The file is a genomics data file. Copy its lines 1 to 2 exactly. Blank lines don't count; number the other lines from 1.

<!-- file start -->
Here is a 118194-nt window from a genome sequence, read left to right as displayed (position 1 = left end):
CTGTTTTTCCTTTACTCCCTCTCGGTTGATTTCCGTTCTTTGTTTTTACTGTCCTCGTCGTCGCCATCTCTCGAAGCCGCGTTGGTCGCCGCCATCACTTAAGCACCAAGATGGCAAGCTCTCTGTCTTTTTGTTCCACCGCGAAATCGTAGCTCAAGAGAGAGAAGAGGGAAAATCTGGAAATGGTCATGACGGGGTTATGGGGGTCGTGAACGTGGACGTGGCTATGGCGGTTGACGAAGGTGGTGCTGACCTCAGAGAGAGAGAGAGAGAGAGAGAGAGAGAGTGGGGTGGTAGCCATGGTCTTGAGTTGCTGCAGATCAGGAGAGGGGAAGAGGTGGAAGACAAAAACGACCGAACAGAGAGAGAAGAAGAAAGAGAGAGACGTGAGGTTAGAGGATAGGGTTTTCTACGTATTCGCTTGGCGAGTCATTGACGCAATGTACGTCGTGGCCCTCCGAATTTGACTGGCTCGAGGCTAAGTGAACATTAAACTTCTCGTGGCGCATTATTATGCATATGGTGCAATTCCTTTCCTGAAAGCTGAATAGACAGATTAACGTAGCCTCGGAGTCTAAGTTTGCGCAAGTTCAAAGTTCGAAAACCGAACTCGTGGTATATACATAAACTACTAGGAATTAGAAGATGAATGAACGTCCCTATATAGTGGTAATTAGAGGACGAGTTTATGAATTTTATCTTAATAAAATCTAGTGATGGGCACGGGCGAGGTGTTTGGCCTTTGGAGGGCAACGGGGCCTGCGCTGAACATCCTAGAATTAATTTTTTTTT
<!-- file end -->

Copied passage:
Here is a 118194-nt window from a genome sequence, read left to right as displayed (position 1 = left end):
CTGTTTTTCCTTTACTCCCTCTCGGTTGATTTCCGTTCTTTGTTTTTACTGTCCTCGTCGTCGCCATCTCTCGAAGCCGCGTTGGTCGCCGCCATCACTTAAGCACCAAGATGGCAAGCTCTCTGTCTTTTTGTTCCACCGCGAAATCGTAGCTCAAGAGAGAGAAGAGGGAAAATCTGGAAATGGTCATGACGGGGTTATGGGGGTCGTGAACGTGGACGTGGCTATGGCGGTTGACGAAGGTGGTGCTGACCTCAGAGAGAGAGAGAGAGAGAGAGAGAGAGAGTGGGGTGGTAGCCATGGTCTTGAGTTGCTGCAGATCAGGAGAGGGGAAGAGGTGGAAGACAAAAACGACCGAACAGAGAGAGAAGAAGAAAGAGAGAGACGTGAGGTTAGAGGATAGGGTTTTCTACGTATTCGCTTGGCGAGTCATTGACGCAATGTACGTCGTGGCCCTCCGAATTTGACTGGCTCGAGGCTAAGTGAACATTAAACTTCTCGTGGCGCATTATTATGCATATGGTGCAATTCCTTTCCTGAAAGCTGAATAGACAGATTAACGTAGCCTCGGAGTCTAAGTTTGCGCAAGTTCAAAGTTCGAAAACCGAACTCGTGGTATATACATAAACTACTAGGAATTAGAAGATGAATGAACGTCCCTATATAGTGGTAATTAGAGGACGAGTTTATGAATTTTATCTTAATAAAATCTAGTGATGGGCACGGGCGAGGTGTTTGGCCTTTGGAGGGCAACGGGGCCTGCGCTGAACATCCTAGAATTAATTTTTTTTT